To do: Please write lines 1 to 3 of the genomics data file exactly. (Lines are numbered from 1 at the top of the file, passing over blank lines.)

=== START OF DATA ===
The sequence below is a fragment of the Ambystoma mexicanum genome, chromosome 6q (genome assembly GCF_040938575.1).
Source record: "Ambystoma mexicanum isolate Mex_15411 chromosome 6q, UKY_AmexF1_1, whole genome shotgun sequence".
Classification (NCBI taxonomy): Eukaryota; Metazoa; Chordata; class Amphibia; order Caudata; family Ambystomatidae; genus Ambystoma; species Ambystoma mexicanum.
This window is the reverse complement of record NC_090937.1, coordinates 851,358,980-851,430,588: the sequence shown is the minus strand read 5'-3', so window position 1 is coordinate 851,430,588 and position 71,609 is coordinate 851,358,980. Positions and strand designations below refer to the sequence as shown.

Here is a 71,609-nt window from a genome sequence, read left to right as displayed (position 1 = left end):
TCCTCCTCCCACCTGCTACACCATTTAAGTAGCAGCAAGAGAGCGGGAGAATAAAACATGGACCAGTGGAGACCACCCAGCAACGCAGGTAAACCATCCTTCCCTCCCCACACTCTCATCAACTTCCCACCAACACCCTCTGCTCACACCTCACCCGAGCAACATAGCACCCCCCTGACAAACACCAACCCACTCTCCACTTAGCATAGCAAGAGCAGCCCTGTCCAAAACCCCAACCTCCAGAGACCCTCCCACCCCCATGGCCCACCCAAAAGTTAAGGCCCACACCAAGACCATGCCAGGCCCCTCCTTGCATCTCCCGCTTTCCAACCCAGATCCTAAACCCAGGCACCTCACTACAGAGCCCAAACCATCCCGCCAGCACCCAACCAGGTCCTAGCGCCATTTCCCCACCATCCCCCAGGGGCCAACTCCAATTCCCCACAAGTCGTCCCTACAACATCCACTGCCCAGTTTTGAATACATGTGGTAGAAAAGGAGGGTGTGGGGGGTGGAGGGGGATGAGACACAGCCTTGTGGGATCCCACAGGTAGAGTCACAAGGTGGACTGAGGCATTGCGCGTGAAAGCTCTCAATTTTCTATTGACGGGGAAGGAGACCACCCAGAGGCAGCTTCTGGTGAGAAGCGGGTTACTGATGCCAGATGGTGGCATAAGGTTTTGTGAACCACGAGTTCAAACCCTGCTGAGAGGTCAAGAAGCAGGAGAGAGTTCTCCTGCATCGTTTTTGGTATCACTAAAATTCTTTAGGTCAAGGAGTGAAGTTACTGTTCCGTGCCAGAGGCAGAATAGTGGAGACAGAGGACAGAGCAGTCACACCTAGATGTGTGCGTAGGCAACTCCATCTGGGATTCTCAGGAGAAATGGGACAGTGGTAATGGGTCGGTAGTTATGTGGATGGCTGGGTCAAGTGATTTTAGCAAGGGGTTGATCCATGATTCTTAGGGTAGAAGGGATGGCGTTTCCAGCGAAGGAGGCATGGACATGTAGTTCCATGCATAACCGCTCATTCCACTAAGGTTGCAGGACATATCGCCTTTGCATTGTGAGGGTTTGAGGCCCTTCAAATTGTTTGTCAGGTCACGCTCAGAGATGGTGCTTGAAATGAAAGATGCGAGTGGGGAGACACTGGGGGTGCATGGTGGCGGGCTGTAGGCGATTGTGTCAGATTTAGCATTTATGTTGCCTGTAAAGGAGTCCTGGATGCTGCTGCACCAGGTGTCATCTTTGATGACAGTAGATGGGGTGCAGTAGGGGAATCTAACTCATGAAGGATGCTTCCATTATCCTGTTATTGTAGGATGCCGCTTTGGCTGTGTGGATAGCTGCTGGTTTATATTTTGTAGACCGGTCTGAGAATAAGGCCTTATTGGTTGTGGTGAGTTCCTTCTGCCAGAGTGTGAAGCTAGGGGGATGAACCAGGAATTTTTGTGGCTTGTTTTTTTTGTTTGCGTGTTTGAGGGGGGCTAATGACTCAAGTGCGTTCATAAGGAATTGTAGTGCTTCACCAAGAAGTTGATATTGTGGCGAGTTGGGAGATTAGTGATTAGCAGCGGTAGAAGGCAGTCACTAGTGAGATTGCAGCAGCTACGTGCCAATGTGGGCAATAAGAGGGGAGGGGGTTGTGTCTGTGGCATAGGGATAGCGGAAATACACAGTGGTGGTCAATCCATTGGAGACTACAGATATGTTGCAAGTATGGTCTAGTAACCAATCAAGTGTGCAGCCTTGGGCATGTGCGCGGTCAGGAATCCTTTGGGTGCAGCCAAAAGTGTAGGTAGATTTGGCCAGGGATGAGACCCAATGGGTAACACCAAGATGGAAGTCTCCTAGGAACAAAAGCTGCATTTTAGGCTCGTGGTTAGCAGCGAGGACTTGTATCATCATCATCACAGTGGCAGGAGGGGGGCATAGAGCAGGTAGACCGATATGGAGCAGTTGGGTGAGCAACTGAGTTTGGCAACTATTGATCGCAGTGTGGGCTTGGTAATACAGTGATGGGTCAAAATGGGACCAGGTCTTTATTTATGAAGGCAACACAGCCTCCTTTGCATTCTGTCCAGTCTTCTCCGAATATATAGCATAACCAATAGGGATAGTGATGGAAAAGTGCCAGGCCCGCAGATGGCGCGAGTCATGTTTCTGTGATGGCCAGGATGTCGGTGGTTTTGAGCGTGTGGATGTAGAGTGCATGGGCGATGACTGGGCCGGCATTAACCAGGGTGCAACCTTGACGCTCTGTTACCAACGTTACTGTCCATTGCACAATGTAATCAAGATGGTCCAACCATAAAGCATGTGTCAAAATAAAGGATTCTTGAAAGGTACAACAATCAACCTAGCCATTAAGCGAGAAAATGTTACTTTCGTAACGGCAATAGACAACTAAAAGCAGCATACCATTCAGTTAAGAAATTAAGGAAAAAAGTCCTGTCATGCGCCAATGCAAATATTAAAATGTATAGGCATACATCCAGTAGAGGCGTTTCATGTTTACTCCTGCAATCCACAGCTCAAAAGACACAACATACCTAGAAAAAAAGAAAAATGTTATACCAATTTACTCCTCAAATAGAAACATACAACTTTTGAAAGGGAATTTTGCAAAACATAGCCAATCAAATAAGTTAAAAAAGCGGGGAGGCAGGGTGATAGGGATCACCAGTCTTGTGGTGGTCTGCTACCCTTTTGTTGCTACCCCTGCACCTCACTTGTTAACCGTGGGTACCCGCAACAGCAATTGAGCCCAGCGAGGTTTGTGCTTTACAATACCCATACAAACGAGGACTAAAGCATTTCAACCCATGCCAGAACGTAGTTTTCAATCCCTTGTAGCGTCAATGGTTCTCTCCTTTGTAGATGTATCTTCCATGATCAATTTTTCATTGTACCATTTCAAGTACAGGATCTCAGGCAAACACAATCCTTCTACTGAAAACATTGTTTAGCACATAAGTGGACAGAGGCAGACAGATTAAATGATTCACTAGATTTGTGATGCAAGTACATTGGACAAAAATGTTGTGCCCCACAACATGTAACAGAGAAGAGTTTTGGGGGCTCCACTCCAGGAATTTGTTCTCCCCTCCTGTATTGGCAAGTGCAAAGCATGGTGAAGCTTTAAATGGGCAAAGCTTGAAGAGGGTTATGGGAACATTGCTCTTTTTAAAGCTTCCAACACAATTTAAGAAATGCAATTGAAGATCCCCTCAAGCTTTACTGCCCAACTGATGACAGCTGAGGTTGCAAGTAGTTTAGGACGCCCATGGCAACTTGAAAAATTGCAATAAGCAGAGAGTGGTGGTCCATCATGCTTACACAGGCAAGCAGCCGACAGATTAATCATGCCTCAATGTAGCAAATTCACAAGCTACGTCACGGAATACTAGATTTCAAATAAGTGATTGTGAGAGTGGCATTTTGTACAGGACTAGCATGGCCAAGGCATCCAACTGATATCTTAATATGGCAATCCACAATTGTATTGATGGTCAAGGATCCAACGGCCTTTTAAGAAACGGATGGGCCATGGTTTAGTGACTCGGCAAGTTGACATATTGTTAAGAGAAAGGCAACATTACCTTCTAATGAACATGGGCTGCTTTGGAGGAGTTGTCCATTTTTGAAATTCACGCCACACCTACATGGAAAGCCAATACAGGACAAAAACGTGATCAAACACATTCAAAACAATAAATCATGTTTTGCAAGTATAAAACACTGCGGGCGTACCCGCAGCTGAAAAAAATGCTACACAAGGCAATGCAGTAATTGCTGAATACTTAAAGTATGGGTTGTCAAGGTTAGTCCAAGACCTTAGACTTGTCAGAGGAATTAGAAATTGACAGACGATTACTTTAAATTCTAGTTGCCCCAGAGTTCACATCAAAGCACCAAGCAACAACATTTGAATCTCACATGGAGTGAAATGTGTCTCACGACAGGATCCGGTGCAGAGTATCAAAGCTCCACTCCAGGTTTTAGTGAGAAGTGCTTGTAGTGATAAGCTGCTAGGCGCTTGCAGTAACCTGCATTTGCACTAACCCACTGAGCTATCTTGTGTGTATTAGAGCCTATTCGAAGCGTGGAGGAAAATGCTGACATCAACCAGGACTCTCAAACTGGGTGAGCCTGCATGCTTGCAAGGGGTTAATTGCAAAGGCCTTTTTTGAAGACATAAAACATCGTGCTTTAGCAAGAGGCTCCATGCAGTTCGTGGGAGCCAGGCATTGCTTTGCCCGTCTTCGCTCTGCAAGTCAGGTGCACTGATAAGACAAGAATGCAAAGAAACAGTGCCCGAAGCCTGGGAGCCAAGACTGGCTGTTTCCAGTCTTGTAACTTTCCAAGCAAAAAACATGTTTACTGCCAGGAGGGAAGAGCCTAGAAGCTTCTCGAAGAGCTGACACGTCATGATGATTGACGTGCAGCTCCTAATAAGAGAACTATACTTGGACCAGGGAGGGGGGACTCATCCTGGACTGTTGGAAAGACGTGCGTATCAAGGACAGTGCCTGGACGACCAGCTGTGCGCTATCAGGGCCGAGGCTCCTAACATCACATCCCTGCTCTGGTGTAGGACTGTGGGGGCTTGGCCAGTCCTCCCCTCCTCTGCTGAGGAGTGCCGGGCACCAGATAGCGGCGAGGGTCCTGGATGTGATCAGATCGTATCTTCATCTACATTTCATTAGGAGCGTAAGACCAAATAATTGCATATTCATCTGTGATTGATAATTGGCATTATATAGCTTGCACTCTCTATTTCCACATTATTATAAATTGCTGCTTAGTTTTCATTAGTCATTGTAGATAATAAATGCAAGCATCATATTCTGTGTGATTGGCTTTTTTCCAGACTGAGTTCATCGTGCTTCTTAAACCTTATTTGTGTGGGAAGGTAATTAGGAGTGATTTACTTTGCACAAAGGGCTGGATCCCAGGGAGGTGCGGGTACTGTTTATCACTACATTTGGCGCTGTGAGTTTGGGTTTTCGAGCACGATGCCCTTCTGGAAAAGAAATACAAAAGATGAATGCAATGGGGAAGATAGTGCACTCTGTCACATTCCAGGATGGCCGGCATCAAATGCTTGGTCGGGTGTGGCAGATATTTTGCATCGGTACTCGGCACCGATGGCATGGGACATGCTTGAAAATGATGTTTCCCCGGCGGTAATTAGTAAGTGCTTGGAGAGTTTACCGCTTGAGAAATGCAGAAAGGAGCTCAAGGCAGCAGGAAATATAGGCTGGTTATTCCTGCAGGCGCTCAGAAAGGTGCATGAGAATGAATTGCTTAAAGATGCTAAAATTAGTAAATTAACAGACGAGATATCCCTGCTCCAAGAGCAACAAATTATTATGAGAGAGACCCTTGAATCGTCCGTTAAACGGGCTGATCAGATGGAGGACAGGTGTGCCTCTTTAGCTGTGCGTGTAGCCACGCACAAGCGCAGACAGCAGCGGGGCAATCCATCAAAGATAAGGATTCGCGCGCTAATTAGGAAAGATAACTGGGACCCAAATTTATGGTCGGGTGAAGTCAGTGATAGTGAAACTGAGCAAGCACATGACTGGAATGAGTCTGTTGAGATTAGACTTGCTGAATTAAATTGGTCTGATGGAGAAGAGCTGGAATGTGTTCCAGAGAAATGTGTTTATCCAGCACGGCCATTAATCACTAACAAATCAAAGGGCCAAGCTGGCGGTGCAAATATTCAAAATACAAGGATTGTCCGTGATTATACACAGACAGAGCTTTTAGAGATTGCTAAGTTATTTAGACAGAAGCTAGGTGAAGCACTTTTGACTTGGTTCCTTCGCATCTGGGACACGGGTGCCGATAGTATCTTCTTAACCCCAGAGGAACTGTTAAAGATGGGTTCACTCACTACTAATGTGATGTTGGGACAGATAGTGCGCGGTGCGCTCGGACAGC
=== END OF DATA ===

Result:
The sequence below is a fragment of the Ambystoma mexicanum genome, chromosome 6q (genome assembly GCF_040938575.1).
Source record: "Ambystoma mexicanum isolate Mex_15411 chromosome 6q, UKY_AmexF1_1, whole genome shotgun sequence".
Classification (NCBI taxonomy): Eukaryota; Metazoa; Chordata; class Amphibia; order Caudata; family Ambystomatidae; genus Ambystoma; species Ambystoma mexicanum.